Ready Player One

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Ready Player One
Ready Player One cover.jpg
Cover to the first printing
Author Ernest Cline
Language English
Genre Science fiction and dystopian
Publisher Random House
Publication date
August 16, 2011
Media type Print (Hardcover)
Pages 384
ISBN 978-0307887436

Ready Player One is a science fiction and dystopian novel by Ernest Cline. The book was published by Random House on August 16, 2011.[1] The audiobook is narrated by Wil Wheaton. In 2012, the book received an Alex Award from the Young Adult Library Services Association division of the American Library Association[2] and won the 2012 Prometheus Award.[3]

Plot summary[edit]

In the year 2044, Wade Watts, like most of humanity, escapes his grim surroundings by spending his waking hours jacked into the OASIS, a sprawling virtual utopia. Like others, Wade dreams of discovering a virtual Easter Egg that lies concealed within one of thousands of virtual worlds by the OASIS's creator, the late James Halliday. Halliday stipulated in his will that the person who discovers the egg will inherit his entire estate, including management and control of the OASIS itself.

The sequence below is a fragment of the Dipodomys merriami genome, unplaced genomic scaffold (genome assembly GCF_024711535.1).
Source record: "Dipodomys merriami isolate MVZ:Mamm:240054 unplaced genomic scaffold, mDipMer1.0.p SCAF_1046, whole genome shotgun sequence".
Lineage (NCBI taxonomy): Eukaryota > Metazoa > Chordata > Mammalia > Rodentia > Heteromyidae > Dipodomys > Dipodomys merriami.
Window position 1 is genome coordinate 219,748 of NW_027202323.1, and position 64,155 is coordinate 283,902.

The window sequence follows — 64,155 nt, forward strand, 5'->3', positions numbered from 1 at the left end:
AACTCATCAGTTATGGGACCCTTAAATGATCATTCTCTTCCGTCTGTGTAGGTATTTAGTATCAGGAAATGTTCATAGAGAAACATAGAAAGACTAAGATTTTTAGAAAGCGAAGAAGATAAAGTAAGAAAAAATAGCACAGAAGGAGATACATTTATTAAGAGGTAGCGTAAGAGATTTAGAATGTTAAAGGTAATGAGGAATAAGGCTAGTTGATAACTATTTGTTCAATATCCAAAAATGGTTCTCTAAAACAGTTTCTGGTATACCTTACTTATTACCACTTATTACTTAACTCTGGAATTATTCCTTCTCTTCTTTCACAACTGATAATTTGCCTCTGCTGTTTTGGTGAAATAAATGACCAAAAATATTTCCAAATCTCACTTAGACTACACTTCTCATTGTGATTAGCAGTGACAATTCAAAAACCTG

For years, millions struggle fruitlessly to attain the prize, knowing only that Halliday’s clues are based in the pop culture of the late twentieth century; these individuals become known as "gunters" (a portmanteau of "egg hunter"). When Wade stumbles upon the solution to the first puzzle, thousands of competitors join the hunt; among them powerful corporate players who are willing to commit murder to beat Wade to the prize, hoping to monetize access to the OASIS. For Wade to survive, he must win. But to do so, he must leave his virtual existence and face life in the real world he has always been desperate to escape.[4]


  • Wade Owen Watts/Parzival – the protagonist, a poor orphan from the "stacks" surrounding metropolitan Oklahoma. Wade names his OASIS character Parzival after Percival, the Arthurian knight famous for his quest for the grail, and dedicates his life to finding James Halliday's Easter egg.